Dinosaur Valley State Park (Texas)

It is possible to walk in the footsteps of dinosaurs in Texas. Really. At the Dinosaur Valley State Park, located in Glen Rose, about ninety miles southwest of Dallas. We went there on a late summer day and had a T-Rex of a time! (Bad joke alert.)

Although the scenery is beautiful, the main attraction is the genuine dinosaur tracks on the bed of the Paluxy River. They advise visitors to call in advance to check on river conditions to make sure the tracks are visible before setting off. We didn’t call ahead but figured it’d be all right since it was summer and quite a dry one at that.

Dinosaur Valley State Park
Paluxy River

The terrain is quite hilly and the river meanders along a small valley. We had to climb down the rocks to get to the riverbed. I was so excited to see the tracks! We had visited the interpretation centre, which gave us an idea of what had happened (or what they think happened), millions of years ago. It was something like this: a group of dinosaurs (maybe brontosaurs) was probably drinking water when another group of hungry dinosaurs showed up and probably ate them up (carnosaurs). Well’, that’s my interpretation of the interpretation.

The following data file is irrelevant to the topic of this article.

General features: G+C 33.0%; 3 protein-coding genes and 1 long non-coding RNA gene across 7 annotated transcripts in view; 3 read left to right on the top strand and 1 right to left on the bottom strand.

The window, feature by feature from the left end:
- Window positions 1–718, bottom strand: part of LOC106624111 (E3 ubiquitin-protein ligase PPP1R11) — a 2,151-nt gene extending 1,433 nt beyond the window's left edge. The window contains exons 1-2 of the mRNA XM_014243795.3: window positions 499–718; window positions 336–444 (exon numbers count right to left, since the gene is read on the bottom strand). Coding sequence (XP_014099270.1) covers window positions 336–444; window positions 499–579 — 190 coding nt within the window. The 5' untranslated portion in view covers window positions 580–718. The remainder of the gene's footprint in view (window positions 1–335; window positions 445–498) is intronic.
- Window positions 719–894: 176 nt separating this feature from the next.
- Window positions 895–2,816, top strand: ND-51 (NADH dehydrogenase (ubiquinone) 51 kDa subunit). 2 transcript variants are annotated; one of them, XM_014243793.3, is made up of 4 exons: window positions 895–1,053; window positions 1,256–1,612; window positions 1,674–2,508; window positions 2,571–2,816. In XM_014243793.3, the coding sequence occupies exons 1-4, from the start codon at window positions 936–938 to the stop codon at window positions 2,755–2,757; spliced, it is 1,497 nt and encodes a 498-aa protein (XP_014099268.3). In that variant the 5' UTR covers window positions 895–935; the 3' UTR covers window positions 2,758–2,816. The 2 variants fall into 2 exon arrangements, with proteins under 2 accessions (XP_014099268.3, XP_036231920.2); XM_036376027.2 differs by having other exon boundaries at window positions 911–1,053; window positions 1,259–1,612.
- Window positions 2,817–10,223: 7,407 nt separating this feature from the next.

Dinosaur Valley State Park
Theropod tracks (I learned the name thanks to Kuban’s Paluxy Website. Thanks!)
More Theropod tracks

We saw some local fauna, like these lovely white-tailed deer. Other local species are coyote, bobcat, various rodents, raccoon, beaver, skunk, opossum, armadillo, fox squirrel, rabbit, lizards and snakes. I’m terrified by snakes so I wasn’t too keen on walking among rocks. However, I’m sure they were more scared of me than I was of them.

White-tailed deer
 The Dinosaur Valley State park is located 4 miles west of Glen Rose. Take U.S. Highway 67 to FM 205 for 4 miles to Park Road 59; then go 1 mile to the headquarters.

10 thoughts on “Dinosaur Valley State Park (Texas)

  1. How cool! I’ve always been fascinated by dinosaurs, and it would be neat to see genuine dinosaur tracks outside of a museum.


  2. Wow, that’s really neat. I had no idea this existed here in Texas. Gotta add it to my list for possible road trips 🙂


  3. Pingback: From our contributors: week of September 4 | PocketCultures

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